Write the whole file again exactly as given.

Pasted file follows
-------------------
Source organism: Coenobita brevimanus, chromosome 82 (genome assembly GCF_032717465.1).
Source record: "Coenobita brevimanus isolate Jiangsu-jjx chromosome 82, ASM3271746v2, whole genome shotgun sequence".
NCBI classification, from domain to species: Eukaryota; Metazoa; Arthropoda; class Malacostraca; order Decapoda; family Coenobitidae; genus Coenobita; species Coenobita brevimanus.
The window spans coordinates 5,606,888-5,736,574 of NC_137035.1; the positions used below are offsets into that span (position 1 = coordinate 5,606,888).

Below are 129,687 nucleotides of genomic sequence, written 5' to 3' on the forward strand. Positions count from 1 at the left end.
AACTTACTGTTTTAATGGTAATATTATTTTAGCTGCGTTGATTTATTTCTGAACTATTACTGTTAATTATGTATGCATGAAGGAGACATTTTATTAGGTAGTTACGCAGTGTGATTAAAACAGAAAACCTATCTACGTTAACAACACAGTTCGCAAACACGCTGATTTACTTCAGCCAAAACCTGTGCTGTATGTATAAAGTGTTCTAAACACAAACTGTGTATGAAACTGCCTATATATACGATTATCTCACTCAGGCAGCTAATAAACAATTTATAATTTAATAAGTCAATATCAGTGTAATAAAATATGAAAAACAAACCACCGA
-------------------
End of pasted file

Source organism: Coenobita brevimanus, chromosome 82 (genome assembly GCF_032717465.1).
Source record: "Coenobita brevimanus isolate Jiangsu-jjx chromosome 82, ASM3271746v2, whole genome shotgun sequence".
NCBI classification, from domain to species: Eukaryota; Metazoa; Arthropoda; class Malacostraca; order Decapoda; family Coenobitidae; genus Coenobita; species Coenobita brevimanus.
The window spans coordinates 5,606,888-5,736,574 of NC_137035.1; the positions used below are offsets into that span (position 1 = coordinate 5,606,888).

Below are 129,687 nucleotides of genomic sequence, written 5' to 3' on the forward strand. Positions count from 1 at the left end.
AACTTACTGTTTTAATGGTAATATTATTTTAGCTGCGTTGATTTATTTCTGAACTATTACTGTTAATTATGTATGCATGAAGGAGACATTTTATTAGGTAGTTACGCAGTGTGATTAAAACAGAAAACCTATCTACGTTAACAACACAGTTCGCAAACACGCTGATTTACTTCAGCCAAAACCTGTGCTGTATGTATAAAGTGTTCTAAACACAAACTGTGTATGAAACTGCCTATATATACGATTATCTCACTCAGGCAGCTAATAAACAATTTATAATTTAATAAGTCAATATCAGTGTAATAAAATATGAAAAACAAACCACCGA